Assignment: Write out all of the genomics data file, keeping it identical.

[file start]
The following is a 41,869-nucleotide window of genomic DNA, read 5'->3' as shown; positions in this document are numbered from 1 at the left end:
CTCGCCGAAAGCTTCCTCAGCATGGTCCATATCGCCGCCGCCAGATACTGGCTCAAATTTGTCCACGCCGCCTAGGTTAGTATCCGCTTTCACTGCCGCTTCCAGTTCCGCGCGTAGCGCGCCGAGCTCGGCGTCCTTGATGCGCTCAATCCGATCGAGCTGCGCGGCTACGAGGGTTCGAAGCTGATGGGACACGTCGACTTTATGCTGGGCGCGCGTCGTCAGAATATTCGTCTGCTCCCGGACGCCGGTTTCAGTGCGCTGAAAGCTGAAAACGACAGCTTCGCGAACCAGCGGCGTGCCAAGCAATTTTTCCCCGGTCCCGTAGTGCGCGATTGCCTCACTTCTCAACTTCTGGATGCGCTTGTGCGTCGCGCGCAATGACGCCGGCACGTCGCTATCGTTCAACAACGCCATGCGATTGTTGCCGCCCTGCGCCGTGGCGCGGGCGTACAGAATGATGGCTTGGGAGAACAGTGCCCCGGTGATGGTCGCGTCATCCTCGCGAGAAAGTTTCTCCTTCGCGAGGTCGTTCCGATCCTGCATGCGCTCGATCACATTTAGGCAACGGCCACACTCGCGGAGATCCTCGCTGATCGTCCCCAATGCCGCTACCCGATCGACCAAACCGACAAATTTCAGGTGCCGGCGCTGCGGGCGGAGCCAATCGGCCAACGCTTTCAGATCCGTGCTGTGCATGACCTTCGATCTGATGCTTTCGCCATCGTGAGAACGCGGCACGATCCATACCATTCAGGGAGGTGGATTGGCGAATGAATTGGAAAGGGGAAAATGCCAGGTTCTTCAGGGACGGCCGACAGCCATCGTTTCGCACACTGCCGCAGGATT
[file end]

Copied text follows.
The following is a 41,869-nucleotide window of genomic DNA, read 5'->3' as shown; positions in this document are numbered from 1 at the left end:
CTCGCCGAAAGCTTCCTCAGCATGGTCCATATCGCCGCCGCCAGATACTGGCTCAAATTTGTCCACGCCGCCTAGGTTAGTATCCGCTTTCACTGCCGCTTCCAGTTCCGCGCGTAGCGCGCCGAGCTCGGCGTCCTTGATGCGCTCAATCCGATCGAGCTGCGCGGCTACGAGGGTTCGAAGCTGATGGGACACGTCGACTTTATGCTGGGCGCGCGTCGTCAGAATATTCGTCTGCTCCCGGACGCCGGTTTCAGTGCGCTGAAAGCTGAAAACGACAGCTTCGCGAACCAGCGGCGTGCCAAGCAATTTTTCCCCGGTCCCGTAGTGCGCGATTGCCTCACTTCTCAACTTCTGGATGCGCTTGTGCGTCGCGCGCAATGACGCCGGCACGTCGCTATCGTTCAACAACGCCATGCGATTGTTGCCGCCCTGCGCCGTGGCGCGGGCGTACAGAATGATGGCTTGGGAGAACAGTGCCCCGGTGATGGTCGCGTCATCCTCGCGAGAAAGTTTCTCCTTCGCGAGGTCGTTCCGATCCTGCATGCGCTCGATCACATTTAGGCAACGGCCACACTCGCGGAGATCCTCGCTGATCGTCCCCAATGCCGCTACCCGATCGACCAAACCGACAAATTTCAGGTGCCGGCGCTGCGGGCGGAGCCAATCGGCCAACGCTTTCAGATCCGTGCTGTGCATGACCTTCGATCTGATGCTTTCGCCATCGTGAGAACGCGGCACGATCCATACCATTCAGGGAGGTGGATTGGCGAATGAATTGGAAAGGGGAAAATGCCAGGTTCTTCAGGGACGGCCGACAGCCATCGTTTCGCACACTGCCGCAGGATT